Review: MacBook Air (mid-2013)

Lab Tested: New MacBook Air offers best battery life of any Apple laptop


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Review: MacBook Air (mid-2013)

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When Apple revealed the new MacBook Air at WWDC, the highlighted feature was its drastically improved battery life. While Macworld Lab didn’t experience the 12-hour battery life cited by Apple, our tests do show that the new MacBook Air lasts considerably longer than before. And our results were the best we've seen from an Apple laptop.


To test battery life, we ran two different tests on the new models, last year’s models, and a 2013 13-inch Retina MacBook Pro. In both tests we set the brightness to maximum and made sure that automatic brightness adjustment was off, backlit keyboards were off, and Screen Saver was set to never start.

Movie test

In the first test we looped a movie clip in full screen mode with Wi-Fi disabled. The new 11-inch MacBook Air lasted 6 hours and 6 minutes, compared to just 3 hours and 34 minutes for the 2012 model. The new 13-inch standard configuration MacBook Air lasted 8 hours and 18 minutes, 36 percent longer than the new 11-inch MacBook Air, and 65 percent longer than last year’s 13-inch MacBook Air. Compared to a 2013 13-inch Retina MacBook Pro, the 13-inch MacBook Air lasted 75 percent longer.

We also ran the tests on “ultimate” configure-to-order (CTO) MacBook Air models from this year and from last year. There wasn’t too much of a battery life hit on the new CTO model compared to the standard configuration; the standard configuration model lasted just 11 minutes longer than the CTO unit that has a faster processor, more RAM, and twice the hard drive capacity. Comparing this year’s CTO “ultimate” to last year’s, we saw that the new model lasted 65 percent longer.

Peacekeeper test

The second set of tests used Futuremark’s free Peacekeeper browser test, which has an option to run the online test repeatedly and report the time at which the system being tested stops responding. This test is much more taxing than the movie playback, using more of the system’s memory and processor. Hence, we found that the laptops couldn’t last as long when running the Peacekeeper test, but did find that the performance still scaled per our expectations.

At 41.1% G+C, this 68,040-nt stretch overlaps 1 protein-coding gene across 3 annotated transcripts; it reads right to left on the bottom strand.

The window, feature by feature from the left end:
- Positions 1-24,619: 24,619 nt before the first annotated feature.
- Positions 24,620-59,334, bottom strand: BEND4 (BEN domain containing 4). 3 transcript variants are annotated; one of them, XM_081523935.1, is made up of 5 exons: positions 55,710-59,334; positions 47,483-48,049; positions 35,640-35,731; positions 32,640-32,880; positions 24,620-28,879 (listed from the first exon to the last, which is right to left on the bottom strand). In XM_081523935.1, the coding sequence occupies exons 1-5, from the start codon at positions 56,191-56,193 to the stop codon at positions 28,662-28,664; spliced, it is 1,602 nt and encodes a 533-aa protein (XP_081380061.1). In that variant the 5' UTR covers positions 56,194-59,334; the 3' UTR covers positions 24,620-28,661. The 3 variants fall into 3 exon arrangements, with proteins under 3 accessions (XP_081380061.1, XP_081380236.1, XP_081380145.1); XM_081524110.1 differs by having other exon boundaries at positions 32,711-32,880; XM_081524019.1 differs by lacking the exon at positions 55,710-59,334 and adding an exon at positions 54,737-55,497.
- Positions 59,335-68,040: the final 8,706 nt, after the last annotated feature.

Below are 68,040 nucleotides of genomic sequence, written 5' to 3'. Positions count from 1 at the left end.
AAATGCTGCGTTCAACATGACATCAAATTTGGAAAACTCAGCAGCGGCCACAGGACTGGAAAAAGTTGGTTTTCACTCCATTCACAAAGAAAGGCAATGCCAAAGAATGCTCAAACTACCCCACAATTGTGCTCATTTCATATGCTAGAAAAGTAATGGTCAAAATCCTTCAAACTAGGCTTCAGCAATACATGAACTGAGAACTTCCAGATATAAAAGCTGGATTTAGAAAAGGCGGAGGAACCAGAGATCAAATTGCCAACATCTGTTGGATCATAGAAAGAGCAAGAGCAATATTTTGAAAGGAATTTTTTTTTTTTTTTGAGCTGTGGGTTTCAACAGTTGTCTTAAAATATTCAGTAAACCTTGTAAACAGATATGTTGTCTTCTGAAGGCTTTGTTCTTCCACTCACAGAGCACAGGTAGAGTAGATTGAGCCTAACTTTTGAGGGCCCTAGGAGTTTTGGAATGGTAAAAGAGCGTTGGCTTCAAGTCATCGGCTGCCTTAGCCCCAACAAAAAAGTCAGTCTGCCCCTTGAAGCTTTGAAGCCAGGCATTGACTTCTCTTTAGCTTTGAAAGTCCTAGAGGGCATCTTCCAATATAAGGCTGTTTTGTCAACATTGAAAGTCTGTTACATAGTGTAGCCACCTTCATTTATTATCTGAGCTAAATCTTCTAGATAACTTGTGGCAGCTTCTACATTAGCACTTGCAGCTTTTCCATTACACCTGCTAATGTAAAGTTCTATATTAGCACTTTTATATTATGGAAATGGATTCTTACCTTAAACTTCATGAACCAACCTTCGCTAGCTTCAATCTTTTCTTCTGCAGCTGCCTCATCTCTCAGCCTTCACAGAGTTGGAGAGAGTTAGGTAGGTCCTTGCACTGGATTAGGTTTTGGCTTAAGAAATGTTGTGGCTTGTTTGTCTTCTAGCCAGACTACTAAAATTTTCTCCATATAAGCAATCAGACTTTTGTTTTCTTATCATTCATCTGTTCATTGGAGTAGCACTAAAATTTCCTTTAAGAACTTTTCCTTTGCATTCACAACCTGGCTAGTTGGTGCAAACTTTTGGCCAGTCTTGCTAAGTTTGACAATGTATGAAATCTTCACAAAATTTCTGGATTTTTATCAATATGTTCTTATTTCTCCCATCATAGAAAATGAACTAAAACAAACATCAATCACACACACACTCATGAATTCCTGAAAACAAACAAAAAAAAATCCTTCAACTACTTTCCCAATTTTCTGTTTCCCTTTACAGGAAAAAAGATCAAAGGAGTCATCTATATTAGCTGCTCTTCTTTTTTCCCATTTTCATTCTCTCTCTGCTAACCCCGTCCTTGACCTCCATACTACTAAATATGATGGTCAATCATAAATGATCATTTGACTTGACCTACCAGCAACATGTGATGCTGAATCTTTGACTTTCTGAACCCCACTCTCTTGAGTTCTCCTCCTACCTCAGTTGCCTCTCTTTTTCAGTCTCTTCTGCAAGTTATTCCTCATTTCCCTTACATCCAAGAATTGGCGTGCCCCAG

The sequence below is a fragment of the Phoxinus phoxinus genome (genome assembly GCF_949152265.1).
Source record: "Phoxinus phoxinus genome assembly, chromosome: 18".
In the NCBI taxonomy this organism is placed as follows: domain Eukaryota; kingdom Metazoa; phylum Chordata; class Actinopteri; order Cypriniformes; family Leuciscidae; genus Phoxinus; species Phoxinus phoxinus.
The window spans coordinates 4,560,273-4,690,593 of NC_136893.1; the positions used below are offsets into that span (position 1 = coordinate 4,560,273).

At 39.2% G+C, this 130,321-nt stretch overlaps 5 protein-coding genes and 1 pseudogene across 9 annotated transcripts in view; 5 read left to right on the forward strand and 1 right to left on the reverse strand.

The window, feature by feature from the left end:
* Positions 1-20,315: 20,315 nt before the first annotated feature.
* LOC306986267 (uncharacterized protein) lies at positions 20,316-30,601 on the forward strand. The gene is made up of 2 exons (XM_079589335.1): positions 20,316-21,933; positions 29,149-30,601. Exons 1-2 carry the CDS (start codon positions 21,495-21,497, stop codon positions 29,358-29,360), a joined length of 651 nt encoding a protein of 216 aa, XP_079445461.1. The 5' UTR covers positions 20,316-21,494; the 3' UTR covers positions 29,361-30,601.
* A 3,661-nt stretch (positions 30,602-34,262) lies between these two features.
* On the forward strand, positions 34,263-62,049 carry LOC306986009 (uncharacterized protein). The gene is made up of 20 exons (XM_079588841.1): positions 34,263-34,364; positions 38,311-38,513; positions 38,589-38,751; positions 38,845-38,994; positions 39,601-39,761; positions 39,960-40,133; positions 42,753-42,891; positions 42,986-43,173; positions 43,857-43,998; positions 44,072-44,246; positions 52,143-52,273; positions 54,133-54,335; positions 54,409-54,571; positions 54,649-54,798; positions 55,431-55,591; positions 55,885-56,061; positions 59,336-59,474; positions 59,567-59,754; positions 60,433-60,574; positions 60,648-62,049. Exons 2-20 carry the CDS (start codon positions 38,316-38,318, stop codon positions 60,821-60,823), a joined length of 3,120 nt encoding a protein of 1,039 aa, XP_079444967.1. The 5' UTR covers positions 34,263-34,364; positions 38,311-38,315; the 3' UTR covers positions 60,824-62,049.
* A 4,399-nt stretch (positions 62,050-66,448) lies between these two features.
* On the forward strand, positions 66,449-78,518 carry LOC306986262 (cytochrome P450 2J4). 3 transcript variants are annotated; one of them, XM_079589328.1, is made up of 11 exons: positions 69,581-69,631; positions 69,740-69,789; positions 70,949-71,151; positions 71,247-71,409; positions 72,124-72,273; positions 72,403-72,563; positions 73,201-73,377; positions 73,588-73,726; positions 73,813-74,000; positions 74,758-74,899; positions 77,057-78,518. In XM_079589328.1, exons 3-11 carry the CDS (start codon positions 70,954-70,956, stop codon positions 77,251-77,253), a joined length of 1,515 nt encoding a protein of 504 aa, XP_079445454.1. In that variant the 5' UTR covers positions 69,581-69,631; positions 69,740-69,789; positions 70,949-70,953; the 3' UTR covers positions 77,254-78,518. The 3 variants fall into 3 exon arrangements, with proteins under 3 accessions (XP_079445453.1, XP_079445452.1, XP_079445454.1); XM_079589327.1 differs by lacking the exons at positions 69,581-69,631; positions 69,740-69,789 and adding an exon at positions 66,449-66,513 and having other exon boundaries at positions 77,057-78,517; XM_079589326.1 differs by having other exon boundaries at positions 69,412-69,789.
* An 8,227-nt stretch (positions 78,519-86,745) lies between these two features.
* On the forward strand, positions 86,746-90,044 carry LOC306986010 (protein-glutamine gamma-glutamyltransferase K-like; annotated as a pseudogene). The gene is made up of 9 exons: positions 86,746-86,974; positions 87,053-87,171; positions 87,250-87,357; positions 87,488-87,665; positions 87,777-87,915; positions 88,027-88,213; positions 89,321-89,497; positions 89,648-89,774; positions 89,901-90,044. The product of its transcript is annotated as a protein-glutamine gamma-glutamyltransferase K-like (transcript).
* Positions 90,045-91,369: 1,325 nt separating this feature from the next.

In the Peacekeeper tests, the new 13-inch standard configuration MacBook Air lasted the longest at 5 hours and 45 minutes, which was 2.5 hours less than in our movie test. The new 13-inch standard configuration model lasted 41 percent longer than the new 11-inch model and 25 percent longer than the new CTO MacBook Air. It should be pointed out, however, that the CTO Air outscored the new stock 13-inch MacBook Air by about 20 percent in the tasks that Peacekeeper repeatedly runs during its battery test. The new standard configuration 13-inch Air lasted 63 percent longer than last year’s 13-inch MacBook Air and 67 percent longer than the 13-inch Retina MacBook Pro.

2013 MacBook Air: Battery life tests

 Battery Test
Battery Test
13-inch MacBook Air/1.3GHz Core i5 (Mid 2013) 8 hours 18 mins 5 hours 45 mins
13-inch MacBook Air/1.7GHz Core i7 CTO (Mid 2013) 8 hours 7 mins 4 hours 35 mins
11-inch MacBook Air/1.3GHz Core i5 (Mid 2013) 6 hours 6 mins 4 hours 5 mins
13-inch MacBook Air/2.0GHz Core i7 CTO (Mid 2012) 4 hours 55 mins 3 hours 31 mins
13-inch MacBook Air/1.8GHz Core i5 (Mid 2012) 5 hours 1 min 3 hours 32 mins
11-inch MacBook Air/1.7GHz Core i5 (Mid 2012) 3 hours 34 mins 2 hours 55 mins
13-inch Retina MacBook Pro/2.6GHz Core i5 (Early 2013) 4 hours 45 mins 3 hours 27 mins

Reference models in italics.—Macworld Lab testing performed by James Galbraith and Jeff Sandstoe


The increased battery life is the result of two under-the-hood changes to the MacBook Air. First off, there is more battery capacity. iFixit’s teardown shows the new models using slightly higher capacity batteries. Second, the new MacBook Air has also switched from using Intel’s third generation Ivy Bridge Core processors to fourth generation Haswell processors. A key difference between the generations is decreased power consumption, which results in increased battery life on the portables it powers.

Why don’t our test results match the claims that Apple has for battery life? It all depends on how you come to the numbers. Apple states “wireless web” and “iTunes movie playback” when qualifying its battery life numbers, but the company doesn’t reveal how it performs its test and all of the settings they use—which, in all likelihood, are considerably different from what Macworld Lab uses. Still, the new MacBook Air’s battery life is bigger and much, much better than before.

Updated at 1:42 p.m. PT with 13-inch 2013 CTO MacBook Air results.

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